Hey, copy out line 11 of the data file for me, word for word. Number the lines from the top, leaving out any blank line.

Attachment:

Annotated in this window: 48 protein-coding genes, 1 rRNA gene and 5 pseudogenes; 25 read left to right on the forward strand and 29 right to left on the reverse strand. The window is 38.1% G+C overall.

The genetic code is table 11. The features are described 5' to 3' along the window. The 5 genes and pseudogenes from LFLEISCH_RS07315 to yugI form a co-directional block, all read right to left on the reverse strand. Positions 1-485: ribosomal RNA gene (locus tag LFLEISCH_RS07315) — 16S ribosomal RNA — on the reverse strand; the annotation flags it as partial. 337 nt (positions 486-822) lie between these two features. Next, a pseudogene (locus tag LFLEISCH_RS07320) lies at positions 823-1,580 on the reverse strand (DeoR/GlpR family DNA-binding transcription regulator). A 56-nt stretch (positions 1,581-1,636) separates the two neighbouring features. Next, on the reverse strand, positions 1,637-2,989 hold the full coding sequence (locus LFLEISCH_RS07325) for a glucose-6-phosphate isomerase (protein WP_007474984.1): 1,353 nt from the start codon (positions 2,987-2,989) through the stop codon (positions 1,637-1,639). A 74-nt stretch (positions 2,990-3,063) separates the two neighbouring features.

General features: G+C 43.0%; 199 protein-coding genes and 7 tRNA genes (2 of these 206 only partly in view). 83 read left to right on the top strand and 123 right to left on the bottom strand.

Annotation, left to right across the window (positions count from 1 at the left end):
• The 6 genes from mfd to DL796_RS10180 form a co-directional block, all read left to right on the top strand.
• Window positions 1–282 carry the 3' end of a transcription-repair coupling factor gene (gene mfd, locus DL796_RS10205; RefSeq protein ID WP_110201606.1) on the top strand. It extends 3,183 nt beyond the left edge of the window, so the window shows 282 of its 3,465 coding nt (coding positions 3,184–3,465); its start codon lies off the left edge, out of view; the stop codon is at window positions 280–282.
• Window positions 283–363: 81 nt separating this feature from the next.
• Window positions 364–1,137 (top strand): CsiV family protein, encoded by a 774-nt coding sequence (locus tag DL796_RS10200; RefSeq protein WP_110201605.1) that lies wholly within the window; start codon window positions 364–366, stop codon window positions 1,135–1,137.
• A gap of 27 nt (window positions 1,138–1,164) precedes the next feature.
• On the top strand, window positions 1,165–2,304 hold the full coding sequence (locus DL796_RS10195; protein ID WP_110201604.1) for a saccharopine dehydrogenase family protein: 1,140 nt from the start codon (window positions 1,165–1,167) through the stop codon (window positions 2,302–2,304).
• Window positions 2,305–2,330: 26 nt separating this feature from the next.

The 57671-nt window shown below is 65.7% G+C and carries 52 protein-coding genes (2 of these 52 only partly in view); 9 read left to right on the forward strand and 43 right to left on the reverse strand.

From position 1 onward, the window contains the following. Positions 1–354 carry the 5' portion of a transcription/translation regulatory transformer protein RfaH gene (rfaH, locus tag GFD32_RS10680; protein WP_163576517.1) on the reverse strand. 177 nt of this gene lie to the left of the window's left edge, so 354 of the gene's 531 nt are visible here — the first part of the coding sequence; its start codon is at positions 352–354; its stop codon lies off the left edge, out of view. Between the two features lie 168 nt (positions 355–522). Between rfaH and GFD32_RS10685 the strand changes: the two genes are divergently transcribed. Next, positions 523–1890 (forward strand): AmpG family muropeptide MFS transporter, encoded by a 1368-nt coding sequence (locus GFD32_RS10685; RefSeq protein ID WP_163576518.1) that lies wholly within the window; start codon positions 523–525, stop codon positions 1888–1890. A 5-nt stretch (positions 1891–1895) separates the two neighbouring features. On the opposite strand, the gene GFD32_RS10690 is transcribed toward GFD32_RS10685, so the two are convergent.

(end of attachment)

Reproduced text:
• Window positions 2,305–2,330: 26 nt separating this feature from the next.